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Faraday Future repays Nevada, others interested in Apex site

Faraday Future and Nevada have officially broken up.

“The Faraday project is basically dissolved at this point at absolutely no cost to the state or local governments,” Steve Hill, director of the Governor’s Office of Economic Development, said Tuesday. “Over the past month we worked with Faraday Future to identify any abatements they received but did not remit.”

Faraday Future made out a $16,000 check to the state’s Department of Taxation in July, paying back the only abatements the company received.

Approximately $620,000 remains in a trust fund that will begin to be distributed around the state to local tax jurisdictions.

“There are some formalities that have to take place but it is essentially in process,” said Brian Baluta, spokesman for the economic development office.

Faraday still owns 930 acres of land at Apex. Hill said “several companies” have an interest in the site and “one in particular” is working with Faraday.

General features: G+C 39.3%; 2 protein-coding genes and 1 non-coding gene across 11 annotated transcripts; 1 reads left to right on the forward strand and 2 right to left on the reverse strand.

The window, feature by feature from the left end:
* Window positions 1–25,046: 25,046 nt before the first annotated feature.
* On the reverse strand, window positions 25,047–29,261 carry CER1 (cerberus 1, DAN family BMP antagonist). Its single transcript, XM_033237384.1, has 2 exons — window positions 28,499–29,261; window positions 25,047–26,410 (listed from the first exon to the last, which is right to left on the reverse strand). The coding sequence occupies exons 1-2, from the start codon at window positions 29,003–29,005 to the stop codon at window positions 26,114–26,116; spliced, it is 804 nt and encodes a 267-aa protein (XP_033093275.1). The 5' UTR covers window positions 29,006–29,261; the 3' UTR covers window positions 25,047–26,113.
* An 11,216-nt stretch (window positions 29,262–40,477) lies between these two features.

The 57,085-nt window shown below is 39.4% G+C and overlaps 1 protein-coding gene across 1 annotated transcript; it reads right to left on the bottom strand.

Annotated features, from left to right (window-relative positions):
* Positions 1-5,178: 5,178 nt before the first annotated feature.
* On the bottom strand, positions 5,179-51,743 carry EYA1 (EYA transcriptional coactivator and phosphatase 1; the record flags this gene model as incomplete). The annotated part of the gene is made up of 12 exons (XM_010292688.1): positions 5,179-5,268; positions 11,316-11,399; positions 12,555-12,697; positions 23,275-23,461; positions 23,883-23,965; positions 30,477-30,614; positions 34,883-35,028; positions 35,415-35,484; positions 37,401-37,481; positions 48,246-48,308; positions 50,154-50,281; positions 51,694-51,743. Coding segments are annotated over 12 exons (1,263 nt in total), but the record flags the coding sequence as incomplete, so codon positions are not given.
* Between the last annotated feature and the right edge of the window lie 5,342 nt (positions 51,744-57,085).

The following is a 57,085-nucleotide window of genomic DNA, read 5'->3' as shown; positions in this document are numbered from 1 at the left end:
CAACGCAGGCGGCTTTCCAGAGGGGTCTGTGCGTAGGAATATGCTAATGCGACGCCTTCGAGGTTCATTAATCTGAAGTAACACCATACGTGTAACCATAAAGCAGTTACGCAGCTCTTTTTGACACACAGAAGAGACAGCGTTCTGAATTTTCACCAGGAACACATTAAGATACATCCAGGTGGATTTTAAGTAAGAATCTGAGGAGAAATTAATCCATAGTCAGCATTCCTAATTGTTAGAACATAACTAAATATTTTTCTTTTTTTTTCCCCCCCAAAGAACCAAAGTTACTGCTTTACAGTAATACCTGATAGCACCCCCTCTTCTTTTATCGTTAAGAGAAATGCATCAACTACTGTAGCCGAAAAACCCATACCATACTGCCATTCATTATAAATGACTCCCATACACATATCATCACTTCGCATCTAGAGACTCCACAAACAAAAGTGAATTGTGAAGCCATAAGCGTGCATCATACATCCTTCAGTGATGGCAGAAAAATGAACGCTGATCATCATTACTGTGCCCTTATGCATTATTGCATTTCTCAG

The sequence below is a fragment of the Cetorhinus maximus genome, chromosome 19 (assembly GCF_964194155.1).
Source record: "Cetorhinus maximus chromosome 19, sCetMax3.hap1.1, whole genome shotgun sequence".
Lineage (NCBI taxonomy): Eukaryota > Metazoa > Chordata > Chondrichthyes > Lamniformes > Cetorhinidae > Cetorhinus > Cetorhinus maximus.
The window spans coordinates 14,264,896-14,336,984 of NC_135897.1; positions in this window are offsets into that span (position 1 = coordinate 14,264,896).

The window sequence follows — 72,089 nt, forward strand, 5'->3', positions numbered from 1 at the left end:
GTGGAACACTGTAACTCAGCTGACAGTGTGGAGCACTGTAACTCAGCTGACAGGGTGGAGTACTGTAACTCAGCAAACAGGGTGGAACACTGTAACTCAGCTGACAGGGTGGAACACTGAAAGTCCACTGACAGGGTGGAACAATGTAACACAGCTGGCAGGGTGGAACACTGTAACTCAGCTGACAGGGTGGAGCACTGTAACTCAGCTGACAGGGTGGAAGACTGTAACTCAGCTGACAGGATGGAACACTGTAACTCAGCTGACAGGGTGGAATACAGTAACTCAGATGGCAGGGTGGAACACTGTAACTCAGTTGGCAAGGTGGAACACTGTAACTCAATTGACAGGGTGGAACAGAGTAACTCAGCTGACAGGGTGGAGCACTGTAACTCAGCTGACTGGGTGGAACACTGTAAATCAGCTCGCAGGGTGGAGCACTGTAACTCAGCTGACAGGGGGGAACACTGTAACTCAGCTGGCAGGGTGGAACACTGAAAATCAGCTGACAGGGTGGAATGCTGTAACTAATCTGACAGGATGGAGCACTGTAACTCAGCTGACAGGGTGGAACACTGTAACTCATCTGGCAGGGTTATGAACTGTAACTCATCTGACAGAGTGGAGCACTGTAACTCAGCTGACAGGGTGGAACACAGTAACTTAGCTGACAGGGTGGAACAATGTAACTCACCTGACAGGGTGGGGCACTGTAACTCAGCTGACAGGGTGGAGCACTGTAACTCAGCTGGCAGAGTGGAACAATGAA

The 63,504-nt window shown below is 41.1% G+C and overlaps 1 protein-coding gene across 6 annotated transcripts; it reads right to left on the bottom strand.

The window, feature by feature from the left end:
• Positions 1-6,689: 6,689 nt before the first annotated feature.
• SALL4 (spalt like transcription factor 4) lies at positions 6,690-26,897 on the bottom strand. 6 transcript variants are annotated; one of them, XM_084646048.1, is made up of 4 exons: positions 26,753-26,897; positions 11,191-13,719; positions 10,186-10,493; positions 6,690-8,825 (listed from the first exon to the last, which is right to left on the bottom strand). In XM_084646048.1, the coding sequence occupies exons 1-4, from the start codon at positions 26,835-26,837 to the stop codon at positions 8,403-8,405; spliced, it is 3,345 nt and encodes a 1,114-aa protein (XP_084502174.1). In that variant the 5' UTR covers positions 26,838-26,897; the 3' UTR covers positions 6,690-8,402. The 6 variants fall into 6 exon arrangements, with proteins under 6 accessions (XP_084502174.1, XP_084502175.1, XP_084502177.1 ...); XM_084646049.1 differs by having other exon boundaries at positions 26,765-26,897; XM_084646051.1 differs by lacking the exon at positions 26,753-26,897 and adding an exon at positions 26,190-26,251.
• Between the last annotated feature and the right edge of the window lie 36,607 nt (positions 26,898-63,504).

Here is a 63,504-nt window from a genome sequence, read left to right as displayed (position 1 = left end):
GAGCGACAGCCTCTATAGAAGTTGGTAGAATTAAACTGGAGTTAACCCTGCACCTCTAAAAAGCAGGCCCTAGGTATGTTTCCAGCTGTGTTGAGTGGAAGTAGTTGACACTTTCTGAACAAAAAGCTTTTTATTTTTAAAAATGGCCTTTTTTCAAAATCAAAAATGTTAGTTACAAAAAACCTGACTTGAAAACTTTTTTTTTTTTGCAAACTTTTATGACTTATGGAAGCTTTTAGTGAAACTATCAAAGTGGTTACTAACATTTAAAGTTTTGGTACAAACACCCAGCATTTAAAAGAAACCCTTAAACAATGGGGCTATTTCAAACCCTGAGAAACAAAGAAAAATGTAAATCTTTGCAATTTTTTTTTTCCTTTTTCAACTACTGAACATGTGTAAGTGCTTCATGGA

“It’s between that company and Faraday to hopefully allow that property at Apex to move forward,” Hill said, declining to elaborate on any details about the interested companies, including which industries they represent.

Nevada lawmakers approved a $335 million incentive package, including $215 million in tax breaks for electric autonomous vehicle manufacturer Faraday Future in December 2015 to produce vehicles at Apex Industrial Park in North Las Vegas in 2018.

Faraday confirmed in August that the company pulled out of its deal and signed a lease on a 1-million-square-foot manufacturing facility in Hanford, California, between Los Angeles and Silicon Valley.

Hill said he’s confident that “something pretty significant will move forward in the very near future” and the he’s “excited about a potential project that is there.”

Contact Nicole Raz at nraz@reviewjournal.com or 702-380-4512. Follow @JournalistNikki on Twitter.

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